1. The plaintiffs state that they are the representatives of one of five Brahmins, who were brought from Kunoj by an ancient Hindu monarch to worship in the temple of Kamakhya in Kamrup, and that down to the present time the Dalois or managers of the temple have been always elected from among the representatives of the five Brahmins. They say that there are some smaller temples subordinate to the main temple in which the worship is conducted by other Brahmins, and that there are also a number of Sudras employed about all the temples. The defendants are the Brahmins employed about the temples other than those who are descendants of the five imported persons and the Sudras. The family of one of the five Brahmins is become extinct, that of another is represented by the plaintiffs; but descendants 'of the remaining three persons who are admitted to be living, and who are said to claim the same rights as those claimed by the plaintiffs, are no parties to this action. It is alleged that a goat is sacrificed in the temple each day, and this action is brought to obtain a declaration that the plaintiffs as representing the house of one of the five imported Brahmins are by the custom of the temple entitled to the whole of the goat which is sacrificed in the temple on the 4th of each month. The defendants object that the action cannot be maintained without the presence of the representatives of the other families of imported Brahmins and of certain other Brahmins and certain Sudras connected with the temple, and also contend that the five families between them are only entitled by custom to two goats in each month and not to the number alleged by the plaintiffs. The Courts below have found for the plaintiffs and given them a decree.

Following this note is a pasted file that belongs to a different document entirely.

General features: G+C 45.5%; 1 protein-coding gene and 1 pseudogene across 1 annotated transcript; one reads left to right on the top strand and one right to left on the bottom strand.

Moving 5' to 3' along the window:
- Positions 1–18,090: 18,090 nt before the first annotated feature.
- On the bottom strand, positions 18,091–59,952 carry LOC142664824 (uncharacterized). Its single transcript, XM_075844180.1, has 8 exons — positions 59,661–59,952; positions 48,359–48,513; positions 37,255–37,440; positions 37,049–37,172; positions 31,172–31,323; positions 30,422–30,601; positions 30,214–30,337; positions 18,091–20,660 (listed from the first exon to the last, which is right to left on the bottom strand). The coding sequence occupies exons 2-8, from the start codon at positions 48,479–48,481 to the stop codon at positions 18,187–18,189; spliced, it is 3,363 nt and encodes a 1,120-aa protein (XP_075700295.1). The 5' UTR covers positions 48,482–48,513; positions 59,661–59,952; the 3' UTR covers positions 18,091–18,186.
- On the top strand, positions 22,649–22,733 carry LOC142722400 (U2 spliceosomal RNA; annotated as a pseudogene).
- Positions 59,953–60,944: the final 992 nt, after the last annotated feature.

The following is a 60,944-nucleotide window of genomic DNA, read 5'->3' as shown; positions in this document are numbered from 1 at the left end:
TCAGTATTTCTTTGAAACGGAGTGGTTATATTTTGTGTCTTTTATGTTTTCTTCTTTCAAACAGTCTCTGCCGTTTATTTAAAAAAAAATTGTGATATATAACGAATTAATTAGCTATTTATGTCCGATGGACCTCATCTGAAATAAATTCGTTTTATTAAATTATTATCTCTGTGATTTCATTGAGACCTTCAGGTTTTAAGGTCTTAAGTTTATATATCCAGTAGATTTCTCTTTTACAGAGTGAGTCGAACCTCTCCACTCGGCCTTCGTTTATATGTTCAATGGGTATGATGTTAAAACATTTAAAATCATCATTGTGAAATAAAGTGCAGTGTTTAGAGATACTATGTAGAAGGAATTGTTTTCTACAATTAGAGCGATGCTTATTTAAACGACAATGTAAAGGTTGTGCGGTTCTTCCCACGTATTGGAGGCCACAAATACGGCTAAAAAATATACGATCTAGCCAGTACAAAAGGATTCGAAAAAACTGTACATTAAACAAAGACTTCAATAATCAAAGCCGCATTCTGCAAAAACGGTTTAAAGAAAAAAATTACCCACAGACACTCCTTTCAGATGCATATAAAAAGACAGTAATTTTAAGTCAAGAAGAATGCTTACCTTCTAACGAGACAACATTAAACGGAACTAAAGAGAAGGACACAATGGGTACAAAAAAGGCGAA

2. In second appeal it is contended for the defendants, first, that the Courts below were wrong in entertaining the suit, which was substantially one for dignity in a Hindu temple unconnected with any profit; secondly, that the suit must fail for defect of parties; thirdly, that there is no legal evidence to establish the customary right set up by the plaintiffs, and that such right can be enforced only if it is in accordance with the original conditions of the endowment; fourthly, that the sidhanta-patra has been misconstrued by the Courts below; and fifthly, that the learned Judge below was wrong in affirming the decision of the first Court when he disagreed with the Munsif as to his estimate of the evidence.